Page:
By Ryan Velez
Entrepreneurship is often a difficult struggle for those who try to break in, and many give up before even fully getting started, whether it is due to simply not making enough money or feeling alone when they are trying to make headway into the business world. A recent Black Enterprise suggests that one of the ways to try and alleviate both these issues is by becoming an author, sharing your story in business while making a bit of money on the side.
Many who don’t write often as a part of their careers or their own personal use may be a bit reluctant to try and dip their toes in the writing world. As a part of their discussion on the issue, Black Enterprise brought on Jessica L. Mosley of J. Mosley Publishing Company, to debunk four common myths that may be holding you back from writing. For one, don’t feel that you need qualifications like a college degree to write a book. While many do use lessons from their college education to enhance their work, a degree doesn’t magically make you a better writer. By the same token, the rise of self-publishing tools lower the other major barrier you may be thinking of: money.
Part of the reason why entrepreneurs, in particular, may want to consider taking the time to write a book is due to the fact that in a way, the content is already there. You already know your field inside and out from working in the trenches, right? Why not share your expertise and stories with the world? Before backing out and thinking that no one cares about what you have to share, remember that you never know who your book may resonate with. Many books, especially e-books, can make bank catering to niche markets. This will not only draw more interest to your business but add credibility to you and your personal brand as an expert in your field of choice.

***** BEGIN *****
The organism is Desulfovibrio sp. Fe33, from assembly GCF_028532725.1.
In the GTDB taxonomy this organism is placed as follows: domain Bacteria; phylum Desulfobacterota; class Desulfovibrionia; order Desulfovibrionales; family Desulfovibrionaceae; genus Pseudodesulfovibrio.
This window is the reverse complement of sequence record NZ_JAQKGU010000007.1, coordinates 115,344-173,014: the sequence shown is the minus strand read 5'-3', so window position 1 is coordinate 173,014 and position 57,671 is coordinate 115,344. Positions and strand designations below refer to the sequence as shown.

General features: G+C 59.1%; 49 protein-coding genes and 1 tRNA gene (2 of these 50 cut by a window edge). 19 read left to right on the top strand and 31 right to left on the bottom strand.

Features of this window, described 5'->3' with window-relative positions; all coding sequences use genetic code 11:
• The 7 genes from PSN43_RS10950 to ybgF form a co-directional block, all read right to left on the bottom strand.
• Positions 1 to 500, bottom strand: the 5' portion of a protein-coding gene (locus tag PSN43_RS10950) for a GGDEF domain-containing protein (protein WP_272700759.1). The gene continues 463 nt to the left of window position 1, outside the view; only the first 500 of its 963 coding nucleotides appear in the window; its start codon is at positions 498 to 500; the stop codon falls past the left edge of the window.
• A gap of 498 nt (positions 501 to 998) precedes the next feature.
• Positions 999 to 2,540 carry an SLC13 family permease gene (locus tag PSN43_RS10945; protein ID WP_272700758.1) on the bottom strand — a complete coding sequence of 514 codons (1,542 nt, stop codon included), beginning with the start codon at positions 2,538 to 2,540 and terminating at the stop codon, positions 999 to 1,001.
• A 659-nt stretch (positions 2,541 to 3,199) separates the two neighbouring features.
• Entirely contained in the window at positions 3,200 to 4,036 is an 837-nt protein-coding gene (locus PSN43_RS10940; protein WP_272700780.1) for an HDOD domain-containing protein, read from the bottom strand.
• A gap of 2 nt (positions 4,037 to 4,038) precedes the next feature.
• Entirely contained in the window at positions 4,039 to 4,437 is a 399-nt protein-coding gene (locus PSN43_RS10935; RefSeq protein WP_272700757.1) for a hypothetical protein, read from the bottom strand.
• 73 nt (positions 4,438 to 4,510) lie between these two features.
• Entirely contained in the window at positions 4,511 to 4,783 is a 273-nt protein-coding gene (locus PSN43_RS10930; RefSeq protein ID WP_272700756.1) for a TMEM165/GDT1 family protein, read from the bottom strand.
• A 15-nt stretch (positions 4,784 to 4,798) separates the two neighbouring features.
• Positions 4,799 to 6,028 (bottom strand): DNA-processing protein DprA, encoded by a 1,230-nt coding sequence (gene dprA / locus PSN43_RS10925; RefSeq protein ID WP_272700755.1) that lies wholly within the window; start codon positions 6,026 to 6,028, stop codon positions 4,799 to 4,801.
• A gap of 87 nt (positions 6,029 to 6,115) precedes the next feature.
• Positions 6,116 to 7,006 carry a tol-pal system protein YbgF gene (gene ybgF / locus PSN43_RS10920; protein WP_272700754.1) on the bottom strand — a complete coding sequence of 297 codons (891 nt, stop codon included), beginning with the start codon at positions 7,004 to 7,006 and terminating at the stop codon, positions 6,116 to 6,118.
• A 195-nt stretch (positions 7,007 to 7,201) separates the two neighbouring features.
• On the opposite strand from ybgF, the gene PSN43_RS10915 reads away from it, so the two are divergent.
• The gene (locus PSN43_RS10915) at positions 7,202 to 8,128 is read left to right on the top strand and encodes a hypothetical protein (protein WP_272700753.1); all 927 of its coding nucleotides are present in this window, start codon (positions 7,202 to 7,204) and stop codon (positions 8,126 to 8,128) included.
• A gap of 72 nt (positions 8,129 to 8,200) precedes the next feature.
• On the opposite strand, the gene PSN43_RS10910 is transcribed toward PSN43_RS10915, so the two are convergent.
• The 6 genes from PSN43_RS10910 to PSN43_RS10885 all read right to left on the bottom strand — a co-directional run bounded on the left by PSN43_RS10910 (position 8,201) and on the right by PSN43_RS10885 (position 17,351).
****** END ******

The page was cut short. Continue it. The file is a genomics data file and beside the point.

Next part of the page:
Once your book is out in the world, even if you don’t become a best-seller overnight, you’ve created a revenue stream that just about anyone can use. The great thing about this is that you can turn your book and its lessons into a workshop or seminar to try and get even more money out of your work.